• Writers have built up an audience, community and close connections on Twitter over many years – it’s a form of social proof – and don’t want to see them vanish. (fyi: if you’re an author, writer or personality who have/had 5k+ followers on Twitter before Elon Musk & his investors took over – GO YOU! – you can get a Fedified (verified) account over on Mastodon as a ‘notable’ account. Instructions are here…and it’s also a great list if you want to follow people and trust you are following the right person. . For now it’s mostly overseas peeps, but now you/we Australian authors and writers know – it will be good to see this change. (Don’t get bogged down here though, read on and only come back to this at the end!)
  • The #writingcommunity + #amwriting tags (and for Australian authors, tags like #AusWriters etc) have led to many great opportunities and relationships.
  • Many publishers say that a big social media following is crucial to getting a publishing deal…so authors don’t want to lose their amassed Twitter following.
  • Twitter users (including me!) really enj0y the diverse community and interactions on a variety of subjects.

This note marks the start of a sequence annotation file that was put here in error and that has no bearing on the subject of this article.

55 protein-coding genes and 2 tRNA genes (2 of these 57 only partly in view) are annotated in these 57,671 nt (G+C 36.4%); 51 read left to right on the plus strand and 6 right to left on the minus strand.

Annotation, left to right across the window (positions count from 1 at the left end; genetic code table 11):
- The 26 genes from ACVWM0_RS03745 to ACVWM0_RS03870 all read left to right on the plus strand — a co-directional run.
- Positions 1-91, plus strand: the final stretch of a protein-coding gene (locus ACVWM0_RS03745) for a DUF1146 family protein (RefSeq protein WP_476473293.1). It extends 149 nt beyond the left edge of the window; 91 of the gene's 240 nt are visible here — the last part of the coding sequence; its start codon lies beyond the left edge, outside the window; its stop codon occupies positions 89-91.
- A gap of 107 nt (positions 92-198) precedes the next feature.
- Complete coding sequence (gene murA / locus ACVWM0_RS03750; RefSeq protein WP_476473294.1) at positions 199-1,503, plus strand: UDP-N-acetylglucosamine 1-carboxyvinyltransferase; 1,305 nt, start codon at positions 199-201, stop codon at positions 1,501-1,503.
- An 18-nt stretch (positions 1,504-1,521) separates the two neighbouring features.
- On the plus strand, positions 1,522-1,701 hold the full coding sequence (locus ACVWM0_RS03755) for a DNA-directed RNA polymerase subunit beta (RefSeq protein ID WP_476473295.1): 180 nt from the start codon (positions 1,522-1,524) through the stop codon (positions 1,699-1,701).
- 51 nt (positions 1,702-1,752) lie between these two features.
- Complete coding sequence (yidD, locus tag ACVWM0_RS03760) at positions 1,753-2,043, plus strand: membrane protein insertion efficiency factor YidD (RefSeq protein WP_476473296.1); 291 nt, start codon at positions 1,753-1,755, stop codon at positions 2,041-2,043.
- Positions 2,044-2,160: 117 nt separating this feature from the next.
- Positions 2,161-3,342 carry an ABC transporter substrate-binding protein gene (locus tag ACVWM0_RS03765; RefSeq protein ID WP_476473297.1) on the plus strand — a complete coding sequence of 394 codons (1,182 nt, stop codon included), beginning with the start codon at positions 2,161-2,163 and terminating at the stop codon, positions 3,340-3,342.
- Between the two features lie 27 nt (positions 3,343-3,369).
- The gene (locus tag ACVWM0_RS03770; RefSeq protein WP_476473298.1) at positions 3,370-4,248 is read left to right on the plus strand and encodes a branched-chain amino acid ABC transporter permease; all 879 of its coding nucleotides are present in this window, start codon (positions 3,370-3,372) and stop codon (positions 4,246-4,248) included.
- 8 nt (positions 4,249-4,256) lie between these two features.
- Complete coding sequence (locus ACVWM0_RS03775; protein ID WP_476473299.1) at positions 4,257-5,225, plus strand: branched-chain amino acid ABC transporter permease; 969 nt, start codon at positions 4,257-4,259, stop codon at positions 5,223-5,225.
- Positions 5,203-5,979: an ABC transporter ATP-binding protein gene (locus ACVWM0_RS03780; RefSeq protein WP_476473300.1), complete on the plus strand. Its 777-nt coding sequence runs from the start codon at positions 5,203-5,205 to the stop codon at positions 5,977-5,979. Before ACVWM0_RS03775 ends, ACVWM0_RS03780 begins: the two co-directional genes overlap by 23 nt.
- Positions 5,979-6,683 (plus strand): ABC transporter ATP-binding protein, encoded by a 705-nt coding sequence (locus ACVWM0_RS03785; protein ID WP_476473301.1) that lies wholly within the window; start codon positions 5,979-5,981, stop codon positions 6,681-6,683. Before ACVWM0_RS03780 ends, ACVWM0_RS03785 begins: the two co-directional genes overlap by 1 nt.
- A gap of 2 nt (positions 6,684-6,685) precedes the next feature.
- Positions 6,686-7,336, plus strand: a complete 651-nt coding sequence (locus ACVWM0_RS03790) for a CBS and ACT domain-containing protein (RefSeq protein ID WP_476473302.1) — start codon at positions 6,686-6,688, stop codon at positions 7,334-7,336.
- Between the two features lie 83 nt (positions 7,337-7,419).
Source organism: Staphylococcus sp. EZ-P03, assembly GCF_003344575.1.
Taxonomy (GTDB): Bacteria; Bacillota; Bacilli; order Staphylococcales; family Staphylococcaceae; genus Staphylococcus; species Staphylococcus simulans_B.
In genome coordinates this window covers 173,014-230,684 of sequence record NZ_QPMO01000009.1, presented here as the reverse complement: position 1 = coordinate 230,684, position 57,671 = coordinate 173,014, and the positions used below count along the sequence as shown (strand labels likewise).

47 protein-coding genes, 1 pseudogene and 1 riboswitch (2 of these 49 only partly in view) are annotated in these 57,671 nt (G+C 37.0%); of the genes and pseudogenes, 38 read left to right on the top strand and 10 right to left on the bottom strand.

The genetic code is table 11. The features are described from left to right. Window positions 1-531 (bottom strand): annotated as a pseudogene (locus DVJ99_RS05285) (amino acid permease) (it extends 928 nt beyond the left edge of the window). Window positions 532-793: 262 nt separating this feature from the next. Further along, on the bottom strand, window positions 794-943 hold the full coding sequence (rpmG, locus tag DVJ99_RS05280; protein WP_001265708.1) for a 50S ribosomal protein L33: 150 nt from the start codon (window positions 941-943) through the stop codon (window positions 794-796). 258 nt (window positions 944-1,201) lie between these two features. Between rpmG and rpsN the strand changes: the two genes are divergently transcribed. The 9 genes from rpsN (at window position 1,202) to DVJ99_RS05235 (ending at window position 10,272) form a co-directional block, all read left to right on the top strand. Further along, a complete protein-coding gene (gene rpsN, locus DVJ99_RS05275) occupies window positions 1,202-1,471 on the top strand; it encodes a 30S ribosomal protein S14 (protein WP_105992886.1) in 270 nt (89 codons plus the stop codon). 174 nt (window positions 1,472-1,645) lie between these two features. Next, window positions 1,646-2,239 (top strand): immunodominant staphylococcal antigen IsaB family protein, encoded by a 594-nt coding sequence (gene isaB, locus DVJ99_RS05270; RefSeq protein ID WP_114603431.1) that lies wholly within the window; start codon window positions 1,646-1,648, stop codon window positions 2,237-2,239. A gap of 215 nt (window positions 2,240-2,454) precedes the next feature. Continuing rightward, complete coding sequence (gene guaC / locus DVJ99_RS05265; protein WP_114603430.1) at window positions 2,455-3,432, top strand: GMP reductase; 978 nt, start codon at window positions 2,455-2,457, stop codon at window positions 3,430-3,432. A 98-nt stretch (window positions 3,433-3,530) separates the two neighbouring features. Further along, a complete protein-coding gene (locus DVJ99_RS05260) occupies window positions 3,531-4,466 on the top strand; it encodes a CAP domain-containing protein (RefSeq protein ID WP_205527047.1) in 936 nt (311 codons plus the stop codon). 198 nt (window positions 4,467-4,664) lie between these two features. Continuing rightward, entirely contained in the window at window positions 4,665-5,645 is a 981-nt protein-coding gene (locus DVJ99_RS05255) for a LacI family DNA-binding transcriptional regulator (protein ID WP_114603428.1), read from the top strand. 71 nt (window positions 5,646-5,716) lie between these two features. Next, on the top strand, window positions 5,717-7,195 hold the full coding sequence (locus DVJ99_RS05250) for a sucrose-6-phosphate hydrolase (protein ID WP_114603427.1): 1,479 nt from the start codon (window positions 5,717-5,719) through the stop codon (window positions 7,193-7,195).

• Tweeting has become as natural and as addictive as having a cup of coffee (or two or three) over the course of a day.
  • It’s hard to learn a new platform and they’ve learnt Twitter and plan to stay.
  • ‘I’m watching the people I admire, and if they go, I’ll go.’
  • ‘I’m staying because I want Twitter to have good people on it and a great community…we don’t want to be run out of town and leave it to the ‘bad guys”.
  • ‘I just want to see how it plays out.’
  • ‘This is my home, I’m not leaving.’
  • And, totally understandably: ‘I just don’t have the energy, the time, the headspace or the capability to learn a new platform.’

I get all this. But I also get that many platforms have come and gone over time and many more will wane and others emerge in the future.